Rojo informs us that thanks to the friendship with Arnaldo Orfila Reynal (1897-1998), the Argentine who ran the largest publishing company in Mexico (Fondo de Cultura Económica – FCE), Guevara could put himself to selling books and therefore had access to many works that otherwise he would not have been able to buy:

“The classics of Marxism, the collection of the works of Lenin, texts relating to the military strategy of the Spanish Civil War passed before Guevara’s greedy eyes during the night, and in the morning they returned to the leather folder with which they visited offices and private houses” (Mi amigo el Che, p. 87).

The director of FCE provided Che with the three volumes of Capital and – whether he had read them in full or not, given the limited time available and the difficulties of study that they involved – he found himself within a few months giving lessons to Cubans of the 26th of July Movement on Marxism and Marx. The latter now jokingly called by him “San Carlos” [Saint Charles], ironically referring to the “heroes” of the Holy Family.

Ernesto communicates his new commitment in a somewhat coded letter sent to his mother on June 17, 1955. And similarly he writes to the beloved aunt Beatriz Guevara Lynch on January 8, 1956:

“… I often read Saint Charles and his disciples, I dream of going to study the cortisone [the countries beyond the border (ed.)] with one of these French girls who know everything …”.

The theme of “San Carlos” appears in various other letters of the period sent to loved ones: on April 15, 1956 to his father; between August and September to his mother; towards October to Tita Infante (“assiduous reader of Carlitos and Federiquitos and other ‘itos’”); again in October to his mother (“Now St Charles is primordial, is the axis, and will be in the years when the spheroid allows me in to its outermost layer”.

There can be no doubt, therefore, that while adherence to Marxism was initiated in conversations with Hugo Pesce, it was actually built with the avalanche of readings carried out in Guatemala and Mexico, partly under the guidance of Hilda Gadea, in part under the pressure of events and new political commitments including the military training given by the Spanish Civil War general Alberto Bayo y Giroud (1892-1967), his arrest and Mexican prison, and final preparation for the Granma expedition.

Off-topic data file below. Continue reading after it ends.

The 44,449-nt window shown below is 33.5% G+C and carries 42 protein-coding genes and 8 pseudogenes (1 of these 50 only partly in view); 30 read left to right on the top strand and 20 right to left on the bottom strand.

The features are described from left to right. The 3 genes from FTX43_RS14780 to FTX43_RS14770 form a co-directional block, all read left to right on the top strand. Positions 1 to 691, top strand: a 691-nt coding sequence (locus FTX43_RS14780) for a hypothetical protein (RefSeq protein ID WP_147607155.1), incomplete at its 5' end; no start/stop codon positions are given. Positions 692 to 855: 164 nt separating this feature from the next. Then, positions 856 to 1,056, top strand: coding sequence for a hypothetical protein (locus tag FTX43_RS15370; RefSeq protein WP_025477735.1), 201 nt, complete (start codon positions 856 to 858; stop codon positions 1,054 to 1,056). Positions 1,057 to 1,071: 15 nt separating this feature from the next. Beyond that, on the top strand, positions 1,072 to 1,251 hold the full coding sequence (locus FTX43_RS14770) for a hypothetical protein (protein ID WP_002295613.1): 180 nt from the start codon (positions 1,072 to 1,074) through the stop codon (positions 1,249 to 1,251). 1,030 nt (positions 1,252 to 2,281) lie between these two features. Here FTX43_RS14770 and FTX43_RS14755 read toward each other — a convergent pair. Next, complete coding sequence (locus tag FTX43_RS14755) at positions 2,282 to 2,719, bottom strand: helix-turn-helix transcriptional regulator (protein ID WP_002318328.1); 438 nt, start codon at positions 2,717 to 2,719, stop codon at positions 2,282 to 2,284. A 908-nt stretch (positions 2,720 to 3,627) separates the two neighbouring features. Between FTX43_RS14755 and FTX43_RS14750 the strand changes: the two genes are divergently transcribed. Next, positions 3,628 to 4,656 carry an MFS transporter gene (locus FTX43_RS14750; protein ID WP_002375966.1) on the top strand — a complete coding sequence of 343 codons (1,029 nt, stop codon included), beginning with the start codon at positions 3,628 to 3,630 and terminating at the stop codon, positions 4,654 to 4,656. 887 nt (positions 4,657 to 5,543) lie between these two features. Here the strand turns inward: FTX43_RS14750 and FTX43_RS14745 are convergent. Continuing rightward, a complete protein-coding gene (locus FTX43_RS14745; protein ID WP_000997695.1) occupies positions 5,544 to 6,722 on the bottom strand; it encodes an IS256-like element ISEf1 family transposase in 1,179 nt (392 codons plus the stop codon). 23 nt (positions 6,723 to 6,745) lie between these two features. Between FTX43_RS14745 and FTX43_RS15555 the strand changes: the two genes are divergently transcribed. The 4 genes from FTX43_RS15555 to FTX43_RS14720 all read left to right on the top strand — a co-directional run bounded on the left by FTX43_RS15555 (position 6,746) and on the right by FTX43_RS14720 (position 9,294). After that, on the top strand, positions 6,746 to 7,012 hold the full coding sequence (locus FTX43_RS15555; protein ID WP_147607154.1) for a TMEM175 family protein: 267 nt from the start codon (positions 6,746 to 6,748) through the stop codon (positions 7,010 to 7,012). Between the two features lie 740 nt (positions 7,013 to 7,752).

In between there was also “discovery” of the class struggle, the real, armed and mass struggle, which was worker in social composition and demands: it was the Bolivian revolution that started in 1952 and which Guevara experienced as a direct witness in the summer of 1953.

And this decisive experience should also be seen as one of the elements that won Guevara over to Marxism, above all to a characteristic and more authentic conception, for which the commitment in practice should never have been separated from the theoretical elaboration. However, on the importance of the first Bolivian experience of the young Ernesto, one can only refer to other works.

The same applies to the experience of the failed revolution of Jacobo Árbenz (1913-1971) in Guatemala: an event in which Guevara saw his first true revolutionary dream frustrated and in which he actively participated in a mass struggle for the first time.

Disillusioned by the conciliatory and submissive behaviour of the local communist party, the Partido guatemalteco del trabajo (PGT) [Guatemalan Party of Labour] he drew up a negative balance of that experience in his first political article.

He also blocked his adherence to the party he was about to join, having understood that it was not enough to call oneself “Marxist” to actually be so: his distrust towards the party form as such began from that moment.

In the course of his intense political life as a fighter for the cause of the revolution he was not to join any party that was really such. Instead, he was a member and active member of the M26-7 and of its armed expression (Exército Rebelde) as long as this movement survived. In fact, it is known that Guevara left Cuba before the constitution of the Cuban Communist Party (PCC) was formalised and the October 1965 designation of its Central Committee of which Che was never part.

Interval: Scene 5 [Sierra Maestra, 1956-58]

The interval was real: an authentic “epistemological” break it could be said with Althusserian irony, since between departure for the Granma expedition and the victorious conclusion of the Las Villas campaign – which Guevara ended with the battle of Santa Clara which gave rise to his “legend” – there was an interruption in philosophical reflection on Marxism texts and reading itself of the texts.